World Heritage boundary

The Wet Tropics of Queensland World Heritage Area is 894,420ha of mostly public land, the majority of which is held in national park tenure.

The boundary measures approximately 3,000km and stretches for about 450km between Cooktown and Townsville. More than 2,500 properties neighbour the World Heritage Area.

See the boundary mapsheets page for the official boundary maps of the Wet Tropics of Queensland World Heritage Area.

The boundary of the Wet Tropics of Queensland World Heritage Area is now available digitally, for download, in the Queensland Spatial Catalogue and can be viewed in Queensland Globe planning cadastre layer.

History of the World Heritage Area boundary

World Heritage Area map
Photographer: WTMA

On 15 December 1988, the Commonwealth of Australia Gazette proclaimed the finalised boundary containing an area of about 8,990kmfor the Wet Tropics of Queensland World Heritage Area. The Queensland Department of Mapping and Surveying published the 1:100,000 cadastral map series from transparencies made by the Australian Surveying and Land Information Group.

A six month public review undertaken in 1987 eliminated a number of elements that did not significantly contribute to the overall values of the site. This included some freehold land, recently cleared land, some eucalypt forests, and areas with exotic plantations.  

In 1988, the Department of the Arts, Sport, the Environment, Tourism, and Territories carried out another boundary review and submitted a report outlining an amended boundary to the World Heritage Committee Secretariat in September. 

This review resulted in minor trimming, essentially confirming that, from a scientific point of view, the previous boundaries were basically correct. Two major areas considered for excision under the review (Mount Windsor and Paluma) remained, as both areas contribute substantially to the nomination. A total of 67 smaller areas were studied in depth with the conclusion that 28 were retained, 31 were excised, and 8 new areas were added.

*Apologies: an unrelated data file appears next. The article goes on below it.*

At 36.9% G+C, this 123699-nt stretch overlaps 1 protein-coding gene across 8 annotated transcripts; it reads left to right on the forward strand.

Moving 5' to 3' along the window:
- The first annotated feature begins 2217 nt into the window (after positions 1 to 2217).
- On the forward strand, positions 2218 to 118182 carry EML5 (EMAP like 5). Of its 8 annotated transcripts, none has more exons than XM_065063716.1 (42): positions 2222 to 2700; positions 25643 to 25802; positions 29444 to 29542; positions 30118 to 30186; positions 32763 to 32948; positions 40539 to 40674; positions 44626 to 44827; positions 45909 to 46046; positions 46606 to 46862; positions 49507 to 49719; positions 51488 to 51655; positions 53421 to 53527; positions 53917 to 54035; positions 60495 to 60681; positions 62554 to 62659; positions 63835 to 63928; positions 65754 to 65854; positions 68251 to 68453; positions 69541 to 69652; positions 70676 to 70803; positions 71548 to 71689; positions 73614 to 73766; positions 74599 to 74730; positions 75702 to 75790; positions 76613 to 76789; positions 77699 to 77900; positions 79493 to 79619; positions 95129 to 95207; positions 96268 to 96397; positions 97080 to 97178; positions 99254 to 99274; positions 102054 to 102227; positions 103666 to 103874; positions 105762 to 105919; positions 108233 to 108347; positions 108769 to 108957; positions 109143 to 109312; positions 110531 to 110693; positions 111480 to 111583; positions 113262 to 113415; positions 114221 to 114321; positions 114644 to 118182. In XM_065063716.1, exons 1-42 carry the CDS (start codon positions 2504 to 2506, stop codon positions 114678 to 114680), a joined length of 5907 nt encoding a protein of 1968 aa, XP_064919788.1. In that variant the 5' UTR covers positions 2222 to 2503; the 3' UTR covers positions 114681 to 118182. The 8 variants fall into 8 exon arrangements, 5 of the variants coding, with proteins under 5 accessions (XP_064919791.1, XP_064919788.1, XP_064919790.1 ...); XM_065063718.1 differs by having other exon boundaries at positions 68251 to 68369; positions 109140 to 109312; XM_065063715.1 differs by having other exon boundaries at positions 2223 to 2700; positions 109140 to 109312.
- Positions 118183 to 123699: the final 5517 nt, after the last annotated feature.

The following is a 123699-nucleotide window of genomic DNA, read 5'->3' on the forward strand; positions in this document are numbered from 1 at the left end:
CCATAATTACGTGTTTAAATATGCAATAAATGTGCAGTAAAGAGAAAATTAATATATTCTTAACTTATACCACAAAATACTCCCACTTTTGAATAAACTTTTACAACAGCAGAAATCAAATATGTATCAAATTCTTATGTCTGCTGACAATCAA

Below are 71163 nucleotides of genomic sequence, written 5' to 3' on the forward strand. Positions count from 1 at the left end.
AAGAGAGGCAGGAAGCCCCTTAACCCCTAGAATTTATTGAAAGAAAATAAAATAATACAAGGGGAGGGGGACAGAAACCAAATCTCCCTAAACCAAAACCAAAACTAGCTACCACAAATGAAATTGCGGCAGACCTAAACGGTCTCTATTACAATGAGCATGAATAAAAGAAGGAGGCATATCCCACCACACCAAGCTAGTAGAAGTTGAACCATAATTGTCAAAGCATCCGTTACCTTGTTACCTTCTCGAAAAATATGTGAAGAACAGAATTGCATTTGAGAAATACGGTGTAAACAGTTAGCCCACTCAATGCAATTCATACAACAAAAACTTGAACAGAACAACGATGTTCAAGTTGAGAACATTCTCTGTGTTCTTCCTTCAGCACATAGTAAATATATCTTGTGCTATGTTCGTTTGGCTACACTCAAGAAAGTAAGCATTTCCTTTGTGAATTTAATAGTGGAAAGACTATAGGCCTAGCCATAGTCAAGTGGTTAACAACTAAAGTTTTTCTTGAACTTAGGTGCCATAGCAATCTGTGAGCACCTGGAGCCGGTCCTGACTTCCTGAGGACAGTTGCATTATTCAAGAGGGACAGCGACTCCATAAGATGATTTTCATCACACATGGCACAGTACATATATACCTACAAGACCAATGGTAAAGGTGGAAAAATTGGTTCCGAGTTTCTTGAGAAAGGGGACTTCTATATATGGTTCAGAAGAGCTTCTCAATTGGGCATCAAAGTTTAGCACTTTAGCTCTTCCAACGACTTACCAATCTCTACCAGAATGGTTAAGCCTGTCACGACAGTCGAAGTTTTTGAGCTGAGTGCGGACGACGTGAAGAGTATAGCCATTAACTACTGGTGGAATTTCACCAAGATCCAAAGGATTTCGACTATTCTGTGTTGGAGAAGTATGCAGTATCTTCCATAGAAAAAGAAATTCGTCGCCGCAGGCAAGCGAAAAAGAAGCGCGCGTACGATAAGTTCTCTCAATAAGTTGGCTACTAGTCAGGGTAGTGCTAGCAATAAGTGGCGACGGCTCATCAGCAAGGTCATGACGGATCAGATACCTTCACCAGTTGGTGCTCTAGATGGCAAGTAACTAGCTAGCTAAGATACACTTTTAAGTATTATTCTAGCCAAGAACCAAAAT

The Wet Tropics Management Authority developed a more detailed description of the final boundary on newly created 1:50,000 scale plans in 1991-92, referred to as WTQ maps. These plans do not alter the alignment of the gazetted boundary, they merely provide a clearer and more detailed description of the boundary. They were formally approved by the Wet Tropics Ministerial Council and accepted by both Commonwealth and State Governments on 14 October 1992. They were then lodged with UNESCO in Paris. Whilst the final boundary for the Wet Tropics of Queensland World Heritage Area was proclaimed as about 8,990km(about 899,000ha), a more precise figure of 894,420ha has since been determined from the WTQ maps. This figure is used in official Authority documentation.

WTQ maps were used as a basis to form zone boundaries and maps developed for the Wet Tropics Management Plan 1998. These were produced in May 1998 and do not affect the description or definition of the Wet Tropics of Queensland World Heritage Area boundary.

See a chronology of the Wet Tropics of Queensland World Heritage Area for more details.

Behana Creek from the Pyramid
Photographer: Campbell ClarkeBoundary issues

The areas included within the current World Heritage Area boundary were based on available scientific, cadastral and topographic information, and influenced by prevailing political and community attitudes at the time that the listing was being hotly contested. As a result there remain a range of management problems and anomalies:

  • Cadastral boundaries and topographic boundaries such as ridges and rivers often divide vegetation and animal communities on either side of the boundary.
  • Areas with the potential to be listed as World Heritage lie outside the boundary of the Area. These include rare vegetation types, ecotonal areas, coastal vegetation communities, habitat for rare and threatened species such as the mahogany glider and superlative natural phenomena.
  • A few landholders protest the inclusion of their land within the Area, since the land is used for activities such as agriculture or grazing and appears to have minimal World Heritage natural values. Other landholders seek the inclusion of their properties within the Area.
  • Some areas having limited World Heritage significance are important to ensure the integrity of the Area and enable rehabilitation or improved management of issues such as fire, weeds and wildlife.

From both a conservation and management perspective, it is preferable to use biological and landscape information as the basis for delineation of natural boundaries. The Wet Tropics Board supports a review of the World Heritage Area boundaries. The Board and Traditional Owners have also indicated support for a renomination of the Area based on cultural values. A successful cultural renomination of the area may also result in boundary changes. However, any major change to the World Heritage listing or World Heritage Area boundaries can only be achieved through a renomination of the entire area to the World Heritage Committee by the Australian Government.

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